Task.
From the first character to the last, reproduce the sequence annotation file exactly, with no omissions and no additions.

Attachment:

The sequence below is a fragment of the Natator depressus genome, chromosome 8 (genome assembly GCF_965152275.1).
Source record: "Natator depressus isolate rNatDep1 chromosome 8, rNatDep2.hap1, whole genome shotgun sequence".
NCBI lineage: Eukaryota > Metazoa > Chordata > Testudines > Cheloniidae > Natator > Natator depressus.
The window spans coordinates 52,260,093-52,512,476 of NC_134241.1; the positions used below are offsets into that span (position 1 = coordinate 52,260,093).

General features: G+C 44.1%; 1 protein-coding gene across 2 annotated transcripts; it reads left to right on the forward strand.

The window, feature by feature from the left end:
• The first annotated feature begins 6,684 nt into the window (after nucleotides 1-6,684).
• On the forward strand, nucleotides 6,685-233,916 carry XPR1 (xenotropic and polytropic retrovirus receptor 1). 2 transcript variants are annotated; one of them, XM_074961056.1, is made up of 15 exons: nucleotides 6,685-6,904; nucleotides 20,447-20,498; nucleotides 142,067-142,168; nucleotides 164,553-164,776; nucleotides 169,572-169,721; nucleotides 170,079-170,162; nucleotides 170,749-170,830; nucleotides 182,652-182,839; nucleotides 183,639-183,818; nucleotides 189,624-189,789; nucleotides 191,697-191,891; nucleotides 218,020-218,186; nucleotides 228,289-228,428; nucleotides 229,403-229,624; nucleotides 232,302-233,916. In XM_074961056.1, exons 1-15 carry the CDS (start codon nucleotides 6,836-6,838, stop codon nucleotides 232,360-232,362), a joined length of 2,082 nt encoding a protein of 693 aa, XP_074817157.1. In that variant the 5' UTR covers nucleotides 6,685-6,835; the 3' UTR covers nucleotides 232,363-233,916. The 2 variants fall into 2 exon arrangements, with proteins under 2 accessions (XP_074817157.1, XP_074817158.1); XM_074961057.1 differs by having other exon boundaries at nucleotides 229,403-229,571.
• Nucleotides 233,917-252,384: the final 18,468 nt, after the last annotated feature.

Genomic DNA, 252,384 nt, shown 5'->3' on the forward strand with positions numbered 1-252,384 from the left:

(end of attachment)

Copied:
The sequence below is a fragment of the Natator depressus genome, chromosome 8 (genome assembly GCF_965152275.1).
Source record: "Natator depressus isolate rNatDep1 chromosome 8, rNatDep2.hap1, whole genome shotgun sequence".
NCBI lineage: Eukaryota > Metazoa > Chordata > Testudines > Cheloniidae > Natator > Natator depressus.
The window spans coordinates 52,260,093-52,512,476 of NC_134241.1; the positions used below are offsets into that span (position 1 = coordinate 52,260,093).

General features: G+C 44.1%; 1 protein-coding gene across 2 annotated transcripts; it reads left to right on the forward strand.

The window, feature by feature from the left end:
• The first annotated feature begins 6,684 nt into the window (after nucleotides 1-6,684).
• On the forward strand, nucleotides 6,685-233,916 carry XPR1 (xenotropic and polytropic retrovirus receptor 1). 2 transcript variants are annotated; one of them, XM_074961056.1, is made up of 15 exons: nucleotides 6,685-6,904; nucleotides 20,447-20,498; nucleotides 142,067-142,168; nucleotides 164,553-164,776; nucleotides 169,572-169,721; nucleotides 170,079-170,162; nucleotides 170,749-170,830; nucleotides 182,652-182,839; nucleotides 183,639-183,818; nucleotides 189,624-189,789; nucleotides 191,697-191,891; nucleotides 218,020-218,186; nucleotides 228,289-228,428; nucleotides 229,403-229,624; nucleotides 232,302-233,916. In XM_074961056.1, exons 1-15 carry the CDS (start codon nucleotides 6,836-6,838, stop codon nucleotides 232,360-232,362), a joined length of 2,082 nt encoding a protein of 693 aa, XP_074817157.1. In that variant the 5' UTR covers nucleotides 6,685-6,835; the 3' UTR covers nucleotides 232,363-233,916. The 2 variants fall into 2 exon arrangements, with proteins under 2 accessions (XP_074817157.1, XP_074817158.1); XM_074961057.1 differs by having other exon boundaries at nucleotides 229,403-229,571.
• Nucleotides 233,917-252,384: the final 18,468 nt, after the last annotated feature.

Genomic DNA, 252,384 nt, shown 5'->3' on the forward strand with positions numbered 1-252,384 from the left: